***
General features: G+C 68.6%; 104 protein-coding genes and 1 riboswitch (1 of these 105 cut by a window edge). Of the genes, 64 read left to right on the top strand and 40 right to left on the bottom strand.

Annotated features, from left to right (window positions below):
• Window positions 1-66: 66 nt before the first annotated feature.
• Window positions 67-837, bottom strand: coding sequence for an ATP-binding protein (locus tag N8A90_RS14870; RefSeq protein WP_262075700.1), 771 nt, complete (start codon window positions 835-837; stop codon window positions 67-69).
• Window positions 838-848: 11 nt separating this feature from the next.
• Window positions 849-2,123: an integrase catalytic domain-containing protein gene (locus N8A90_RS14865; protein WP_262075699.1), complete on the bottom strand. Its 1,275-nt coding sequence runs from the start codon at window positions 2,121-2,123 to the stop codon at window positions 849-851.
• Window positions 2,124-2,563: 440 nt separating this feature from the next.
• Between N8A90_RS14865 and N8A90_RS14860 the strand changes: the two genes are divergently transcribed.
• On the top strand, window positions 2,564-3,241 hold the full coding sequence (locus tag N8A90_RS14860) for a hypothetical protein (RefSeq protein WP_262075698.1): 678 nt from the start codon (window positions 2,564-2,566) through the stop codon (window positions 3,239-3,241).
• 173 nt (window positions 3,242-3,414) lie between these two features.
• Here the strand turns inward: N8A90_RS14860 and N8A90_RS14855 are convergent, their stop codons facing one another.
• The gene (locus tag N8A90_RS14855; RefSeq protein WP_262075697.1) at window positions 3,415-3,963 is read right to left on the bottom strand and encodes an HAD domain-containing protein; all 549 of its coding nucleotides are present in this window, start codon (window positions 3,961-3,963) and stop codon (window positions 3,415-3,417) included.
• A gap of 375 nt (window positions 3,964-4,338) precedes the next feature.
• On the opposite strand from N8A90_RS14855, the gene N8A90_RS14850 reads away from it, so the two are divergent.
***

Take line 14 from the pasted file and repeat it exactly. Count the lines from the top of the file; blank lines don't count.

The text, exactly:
• On the opposite strand from N8A90_RS14855, the gene N8A90_RS14850 reads away from it, so the two are divergent.